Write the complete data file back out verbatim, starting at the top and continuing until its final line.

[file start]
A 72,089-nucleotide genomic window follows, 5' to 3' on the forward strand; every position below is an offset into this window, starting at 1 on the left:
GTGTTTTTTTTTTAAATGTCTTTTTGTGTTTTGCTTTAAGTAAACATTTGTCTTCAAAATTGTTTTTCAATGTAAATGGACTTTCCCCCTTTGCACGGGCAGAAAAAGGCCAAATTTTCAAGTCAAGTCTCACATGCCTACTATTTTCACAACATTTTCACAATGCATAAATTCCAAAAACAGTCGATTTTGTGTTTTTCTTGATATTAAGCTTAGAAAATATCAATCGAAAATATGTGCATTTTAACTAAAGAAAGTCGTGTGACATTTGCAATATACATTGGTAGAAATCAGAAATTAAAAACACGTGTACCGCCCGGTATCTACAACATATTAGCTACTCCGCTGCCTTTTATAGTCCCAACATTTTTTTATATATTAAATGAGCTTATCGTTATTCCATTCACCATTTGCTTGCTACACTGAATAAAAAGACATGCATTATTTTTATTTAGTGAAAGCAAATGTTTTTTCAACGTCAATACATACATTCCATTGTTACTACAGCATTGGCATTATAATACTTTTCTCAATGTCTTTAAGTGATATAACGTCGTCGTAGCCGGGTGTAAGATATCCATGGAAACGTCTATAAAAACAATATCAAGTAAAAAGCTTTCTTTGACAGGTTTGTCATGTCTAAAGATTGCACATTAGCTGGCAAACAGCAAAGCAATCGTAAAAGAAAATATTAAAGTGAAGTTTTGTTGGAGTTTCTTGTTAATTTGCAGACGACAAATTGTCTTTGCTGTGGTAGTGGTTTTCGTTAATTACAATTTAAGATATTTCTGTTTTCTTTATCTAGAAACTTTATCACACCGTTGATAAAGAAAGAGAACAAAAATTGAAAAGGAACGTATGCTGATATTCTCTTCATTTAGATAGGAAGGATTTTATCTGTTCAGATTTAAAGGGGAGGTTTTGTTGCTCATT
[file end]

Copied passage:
A 72,089-nucleotide genomic window follows, 5' to 3' on the forward strand; every position below is an offset into this window, starting at 1 on the left:
GTGTTTTTTTTTTAAATGTCTTTTTGTGTTTTGCTTTAAGTAAACATTTGTCTTCAAAATTGTTTTTCAATGTAAATGGACTTTCCCCCTTTGCACGGGCAGAAAAAGGCCAAATTTTCAAGTCAAGTCTCACATGCCTACTATTTTCACAACATTTTCACAATGCATAAATTCCAAAAACAGTCGATTTTGTGTTTTTCTTGATATTAAGCTTAGAAAATATCAATCGAAAATATGTGCATTTTAACTAAAGAAAGTCGTGTGACATTTGCAATATACATTGGTAGAAATCAGAAATTAAAAACACGTGTACCGCCCGGTATCTACAACATATTAGCTACTCCGCTGCCTTTTATAGTCCCAACATTTTTTTATATATTAAATGAGCTTATCGTTATTCCATTCACCATTTGCTTGCTACACTGAATAAAAAGACATGCATTATTTTTATTTAGTGAAAGCAAATGTTTTTTCAACGTCAATACATACATTCCATTGTTACTACAGCATTGGCATTATAATACTTTTCTCAATGTCTTTAAGTGATATAACGTCGTCGTAGCCGGGTGTAAGATATCCATGGAAACGTCTATAAAAACAATATCAAGTAAAAAGCTTTCTTTGACAGGTTTGTCATGTCTAAAGATTGCACATTAGCTGGCAAACAGCAAAGCAATCGTAAAAGAAAATATTAAAGTGAAGTTTTGTTGGAGTTTCTTGTTAATTTGCAGACGACAAATTGTCTTTGCTGTGGTAGTGGTTTTCGTTAATTACAATTTAAGATATTTCTGTTTTCTTTATCTAGAAACTTTATCACACCGTTGATAAAGAAAGAGAACAAAAATTGAAAAGGAACGTATGCTGATATTCTCTTCATTTAGATAGGAAGGATTTTATCTGTTCAGATTTAAAGGGGAGGTTTTGTTGCTCATT